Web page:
The Five Most Iconic Concerts of All Time

These performers and their electrifying live acts changed the music industry forever — weigh in on this list!

Satisfied with your Pandora station or Spotify app and convinced your fancy headphones offer up as good an experience as — or better than — a live concert? If you answered yes, how wrong you are!

Sure, there can be downsides to live concerts, including pricey tickets, traffic hassles, and intoxicated people everywhere you turn. But few things beat the exciting experience of seeing and hearing a performer live, in front of your eyes — of seeing a band or musician you love and enjoying their music with thousands of other fans in real time.

Some concerts are better than others. Some performers appear flat and even boring behind a microphone onstage. Others rely on showy tricks like laser lights and explosions to justify the expensive ticket prices. Some concerts, though, are absolutely iconic. They can mark a milestone not just in the history of that particular performer or band but a milestone in the history of rock ‘n’ roll.

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Here’s a look at five outstanding concerts of all time. If you don’t see your favorites here — tell us about it at [email protected]

1.) Bob Dylan at the Newport Folk Festival, July 25, 1965. One of the most iconic folk performers of the 1960s, the crooner ignited a huge controversy when he took the stage at the 1965 Newport Folk Festival in Newport, Rhode Island. He stepped onstage and plugged in his guitar. In fact, his backup band included both a piano and an organ player — and this suddenly forced the folk music movement to figure out how it really differed from rock.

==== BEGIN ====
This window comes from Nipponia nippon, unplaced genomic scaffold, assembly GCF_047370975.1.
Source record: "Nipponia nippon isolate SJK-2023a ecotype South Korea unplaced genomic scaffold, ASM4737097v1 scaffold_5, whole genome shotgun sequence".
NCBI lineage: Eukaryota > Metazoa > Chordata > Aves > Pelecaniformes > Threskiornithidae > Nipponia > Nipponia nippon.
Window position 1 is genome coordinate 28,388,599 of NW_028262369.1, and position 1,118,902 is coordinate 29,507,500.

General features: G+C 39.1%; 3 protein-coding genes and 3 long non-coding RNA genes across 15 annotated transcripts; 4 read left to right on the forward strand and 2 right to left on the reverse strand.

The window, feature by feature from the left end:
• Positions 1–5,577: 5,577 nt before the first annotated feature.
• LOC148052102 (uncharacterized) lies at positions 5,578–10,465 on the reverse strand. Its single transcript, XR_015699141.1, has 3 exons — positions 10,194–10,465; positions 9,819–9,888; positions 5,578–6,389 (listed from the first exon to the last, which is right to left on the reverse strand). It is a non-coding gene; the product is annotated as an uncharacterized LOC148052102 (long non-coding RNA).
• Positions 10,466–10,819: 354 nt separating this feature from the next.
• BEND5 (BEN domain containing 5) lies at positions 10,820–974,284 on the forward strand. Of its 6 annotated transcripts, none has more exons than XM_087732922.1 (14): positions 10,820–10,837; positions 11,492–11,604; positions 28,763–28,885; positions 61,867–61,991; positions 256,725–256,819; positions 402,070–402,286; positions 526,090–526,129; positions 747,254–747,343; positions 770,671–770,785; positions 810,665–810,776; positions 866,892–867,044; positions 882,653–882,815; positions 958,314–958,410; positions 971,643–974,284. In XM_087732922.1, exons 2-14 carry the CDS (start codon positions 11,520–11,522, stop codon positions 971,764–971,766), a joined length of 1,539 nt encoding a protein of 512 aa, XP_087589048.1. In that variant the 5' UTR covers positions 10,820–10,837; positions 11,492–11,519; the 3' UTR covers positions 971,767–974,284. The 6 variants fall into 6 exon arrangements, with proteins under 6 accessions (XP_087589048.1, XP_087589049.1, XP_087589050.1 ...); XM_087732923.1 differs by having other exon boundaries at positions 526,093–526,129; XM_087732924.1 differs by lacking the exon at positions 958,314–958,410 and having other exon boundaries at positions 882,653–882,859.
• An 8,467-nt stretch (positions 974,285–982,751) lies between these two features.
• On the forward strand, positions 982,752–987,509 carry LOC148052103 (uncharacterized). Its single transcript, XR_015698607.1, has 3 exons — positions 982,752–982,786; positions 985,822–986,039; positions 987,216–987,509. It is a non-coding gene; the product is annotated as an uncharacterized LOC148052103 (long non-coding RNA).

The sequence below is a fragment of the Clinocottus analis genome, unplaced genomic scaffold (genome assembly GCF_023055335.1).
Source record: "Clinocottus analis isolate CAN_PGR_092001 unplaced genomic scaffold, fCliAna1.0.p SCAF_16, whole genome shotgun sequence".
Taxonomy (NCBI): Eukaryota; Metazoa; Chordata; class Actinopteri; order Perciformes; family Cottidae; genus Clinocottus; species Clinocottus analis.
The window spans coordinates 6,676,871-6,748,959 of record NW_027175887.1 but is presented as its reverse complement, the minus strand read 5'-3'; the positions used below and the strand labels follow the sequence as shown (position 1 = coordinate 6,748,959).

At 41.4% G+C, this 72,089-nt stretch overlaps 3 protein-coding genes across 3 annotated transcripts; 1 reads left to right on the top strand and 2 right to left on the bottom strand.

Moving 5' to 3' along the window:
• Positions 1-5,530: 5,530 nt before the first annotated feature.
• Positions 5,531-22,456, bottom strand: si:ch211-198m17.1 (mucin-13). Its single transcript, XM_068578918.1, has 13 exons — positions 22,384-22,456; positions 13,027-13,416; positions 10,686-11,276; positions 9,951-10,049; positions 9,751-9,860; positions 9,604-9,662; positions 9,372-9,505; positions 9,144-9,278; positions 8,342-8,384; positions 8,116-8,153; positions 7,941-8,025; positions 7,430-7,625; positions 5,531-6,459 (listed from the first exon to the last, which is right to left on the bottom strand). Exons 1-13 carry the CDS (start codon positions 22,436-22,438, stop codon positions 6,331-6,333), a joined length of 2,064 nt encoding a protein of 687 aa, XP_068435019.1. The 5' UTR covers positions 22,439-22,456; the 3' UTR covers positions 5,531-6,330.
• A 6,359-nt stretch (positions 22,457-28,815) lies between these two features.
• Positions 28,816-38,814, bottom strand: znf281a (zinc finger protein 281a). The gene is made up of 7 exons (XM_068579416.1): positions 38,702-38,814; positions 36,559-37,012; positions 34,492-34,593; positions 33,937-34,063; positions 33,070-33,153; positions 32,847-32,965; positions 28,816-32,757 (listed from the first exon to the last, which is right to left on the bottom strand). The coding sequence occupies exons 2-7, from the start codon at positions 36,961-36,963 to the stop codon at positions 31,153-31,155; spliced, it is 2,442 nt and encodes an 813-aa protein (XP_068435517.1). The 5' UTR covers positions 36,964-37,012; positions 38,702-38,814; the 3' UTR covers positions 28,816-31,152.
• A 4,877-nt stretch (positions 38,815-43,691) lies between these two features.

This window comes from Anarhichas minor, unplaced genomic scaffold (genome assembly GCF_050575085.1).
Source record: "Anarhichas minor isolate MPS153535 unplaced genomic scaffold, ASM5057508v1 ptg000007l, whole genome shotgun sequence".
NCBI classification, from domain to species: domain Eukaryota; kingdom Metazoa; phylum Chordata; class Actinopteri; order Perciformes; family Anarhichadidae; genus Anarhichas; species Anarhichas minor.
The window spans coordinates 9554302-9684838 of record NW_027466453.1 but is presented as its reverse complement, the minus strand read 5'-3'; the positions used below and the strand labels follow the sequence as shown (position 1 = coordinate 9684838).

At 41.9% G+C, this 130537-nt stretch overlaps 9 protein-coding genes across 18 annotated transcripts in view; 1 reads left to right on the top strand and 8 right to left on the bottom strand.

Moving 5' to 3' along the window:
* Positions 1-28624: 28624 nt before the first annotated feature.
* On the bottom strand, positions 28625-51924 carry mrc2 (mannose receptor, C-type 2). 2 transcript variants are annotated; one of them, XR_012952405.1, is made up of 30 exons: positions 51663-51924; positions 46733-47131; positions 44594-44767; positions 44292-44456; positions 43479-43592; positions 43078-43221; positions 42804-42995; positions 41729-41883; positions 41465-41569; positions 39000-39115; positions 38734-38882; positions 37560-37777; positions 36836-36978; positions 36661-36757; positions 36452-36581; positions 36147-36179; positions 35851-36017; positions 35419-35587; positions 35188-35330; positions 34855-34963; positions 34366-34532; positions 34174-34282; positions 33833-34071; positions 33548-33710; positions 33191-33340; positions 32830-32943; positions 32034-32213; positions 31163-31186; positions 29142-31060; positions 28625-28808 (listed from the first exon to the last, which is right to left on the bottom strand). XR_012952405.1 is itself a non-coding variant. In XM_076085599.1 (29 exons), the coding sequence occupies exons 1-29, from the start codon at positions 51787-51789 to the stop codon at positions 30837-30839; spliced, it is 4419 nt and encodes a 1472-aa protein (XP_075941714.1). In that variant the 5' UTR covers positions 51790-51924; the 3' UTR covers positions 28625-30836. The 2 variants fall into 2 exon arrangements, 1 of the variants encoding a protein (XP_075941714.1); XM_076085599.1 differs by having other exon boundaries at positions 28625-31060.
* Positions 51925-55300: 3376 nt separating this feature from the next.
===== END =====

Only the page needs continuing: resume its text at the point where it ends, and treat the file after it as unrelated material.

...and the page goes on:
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Revered folk singer Pete Seeger famously threw a furious tantrum after hearing the band play an electric version of “Bringing It All Back Home.” Later, Seeger excused the episode as something caused by distortion and his inability to understand Dylan’s lyrics — but for Dylan, this was the beginning of his electric phase, which brought us his landmark albums, “Highway 61 Revisited” and “Blonde on Blonde.”

For the record, his six-song playlist that set the folk festival on fire on July 25, 1965, was: “Maggie’s Farm,” “Like a Rolling Stone,” “Phantom Engineer,” “It’s All Over Now,” “Baby Blue,” and “Mr. Tambourine Man.”

2.) The Beatles at Shea Stadium, Aug.15, 1965. Sixty thousand fans jammed the fabled baseball stadium in New York City. They screamed so loudly the entire concert it was hard to hear the Fab Four as they celebrated the release of their 13th album, “Help!”

New songs like “Ticket to Ride” and the title track mixed in with “I Feel Fine,” “Can’t Buy Me Love,” and “A Hard Day’s Night” gave them plenty to play that offered a more modern sound, while the opening number, “Twist and Shout,” harkened back to their early Quarrymen tunes.

Related: How the Beatles’ ‘Sgt. Pepper’ Changed Music Forever

It was the height of Beatlemania, and no one had ever seen such a phenomenon — fans went insane with their adoration of the band and its members. John, Paul, George and Ringo all got their share of love that night as the lads were absolutely mobbed in one of the best-attended concerts in history. They were famously introduced by TV host Ed Sullivan as “honored by their country, decorated by their Queen, and loved here in American … Here are … the Beatles!”

“At Shea Stadium, I saw the top of the mountain,” John Lennon was famously quoted as saying about the performance.